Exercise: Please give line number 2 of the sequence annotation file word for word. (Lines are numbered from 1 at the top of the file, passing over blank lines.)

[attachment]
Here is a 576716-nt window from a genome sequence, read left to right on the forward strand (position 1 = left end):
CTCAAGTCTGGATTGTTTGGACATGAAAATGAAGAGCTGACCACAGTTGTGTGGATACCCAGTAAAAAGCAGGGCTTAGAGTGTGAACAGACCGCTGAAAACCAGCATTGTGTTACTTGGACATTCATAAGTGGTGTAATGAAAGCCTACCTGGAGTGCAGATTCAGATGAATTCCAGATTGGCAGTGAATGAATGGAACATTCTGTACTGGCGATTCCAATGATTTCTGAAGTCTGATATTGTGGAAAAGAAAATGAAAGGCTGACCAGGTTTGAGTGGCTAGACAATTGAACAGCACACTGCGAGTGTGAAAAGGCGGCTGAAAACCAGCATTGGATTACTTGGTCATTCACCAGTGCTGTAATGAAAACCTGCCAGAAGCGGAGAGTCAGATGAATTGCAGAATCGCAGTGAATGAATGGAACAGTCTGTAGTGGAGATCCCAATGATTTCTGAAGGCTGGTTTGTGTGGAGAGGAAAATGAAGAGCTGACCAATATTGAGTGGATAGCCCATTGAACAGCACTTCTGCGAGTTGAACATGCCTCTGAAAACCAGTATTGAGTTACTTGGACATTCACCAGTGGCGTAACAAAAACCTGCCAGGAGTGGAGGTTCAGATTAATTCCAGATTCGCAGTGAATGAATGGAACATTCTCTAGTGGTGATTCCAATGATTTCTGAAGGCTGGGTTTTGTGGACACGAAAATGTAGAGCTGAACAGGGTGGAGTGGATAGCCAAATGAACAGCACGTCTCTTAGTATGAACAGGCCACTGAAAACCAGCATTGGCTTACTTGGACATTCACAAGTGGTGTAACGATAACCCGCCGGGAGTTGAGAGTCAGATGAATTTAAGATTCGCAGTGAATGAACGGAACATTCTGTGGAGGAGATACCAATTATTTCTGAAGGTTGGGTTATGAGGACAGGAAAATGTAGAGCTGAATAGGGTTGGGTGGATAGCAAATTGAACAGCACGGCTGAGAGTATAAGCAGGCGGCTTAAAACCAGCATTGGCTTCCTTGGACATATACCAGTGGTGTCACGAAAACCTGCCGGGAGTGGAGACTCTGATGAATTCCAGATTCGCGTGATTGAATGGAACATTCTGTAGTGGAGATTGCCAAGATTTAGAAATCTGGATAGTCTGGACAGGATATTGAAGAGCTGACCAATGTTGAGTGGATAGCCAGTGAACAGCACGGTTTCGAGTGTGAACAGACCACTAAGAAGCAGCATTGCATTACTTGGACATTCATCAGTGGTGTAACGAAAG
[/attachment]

CTCAAGTCTGGATTGTTTGGACATGAAAATGAAGAGCTGACCACAGTTGTGTGGATACCCAGTAAAAAGCAGGGCTTAGAGTGTGAACAGACCGCTGAAAACCAGCATTGTGTTACTTGGACATTCATAAGTGGTGTAATGAAAGCCTACCTGGAGTGCAGATTCAGATGAATTCCAGATTGGCAGTGAATGAATGGAACATTCTGTACTGGCGATTCCAATGATTTCTGAAGTCTGATATTGTGGAAAAGAAAATGAAAGGCTGACCAGGTTTGAGTGGCTAGACAATTGAACAGCACACTGCGAGTGTGAAAAGGCGGCTGAAAACCAGCATTGGATTACTTGGTCATTCACCAGTGCTGTAATGAAAACCTGCCAGAAGCGGAGAGTCAGATGAATTGCAGAATCGCAGTGAATGAATGGAACAGTCTGTAGTGGAGATCCCAATGATTTCTGAAGGCTGGTTTGTGTGGAGAGGAAAATGAAGAGCTGACCAATATTGAGTGGATAGCCCATTGAACAGCACTTCTGCGAGTTGAACATGCCTCTGAAAACCAGTATTGAGTTACTTGGACATTCACCAGTGGCGTAACAAAAACCTGCCAGGAGTGGAGGTTCAGATTAATTCCAGATTCGCAGTGAATGAATGGAACATTCTCTAGTGGTGATTCCAATGATTTCTGAAGGCTGGGTTTTGTGGACACGAAAATGTAGAGCTGAACAGGGTGGAGTGGATAGCCAAATGAACAGCACGTCTCTTAGTATGAACAGGCCACTGAAAACCAGCATTGGCTTACTTGGACATTCACAAGTGGTGTAACGATAACCCGCCGGGAGTTGAGAGTCAGATGAATTTAAGATTCGCAGTGAATGAACGGAACATTCTGTGGAGGAGATACCAATTATTTCTGAAGGTTGGGTTATGAGGACAGGAAAATGTAGAGCTGAATAGGGTTGGGTGGATAGCAAATTGAACAGCACGGCTGAGAGTATAAGCAGGCGGCTTAAAACCAGCATTGGCTTCCTTGGACATATACCAGTGGTGTCACGAAAACCTGCCGGGAGTGGAGACTCTGATGAATTCCAGATTCGCGTGATTGAATGGAACATTCTGTAGTGGAGATTGCCAAGATTTAGAAATCTGGATAGTCTGGACAGGATATTGAAGAGCTGACCAATGTTGAGTGGATAGCCAGTGAACAGCACGGTTTCGAGTGTGAACAGACCACTAAGAAGCAGCATTGCATTACTTGGACATTCATCAGTGGTGTAACGAAAG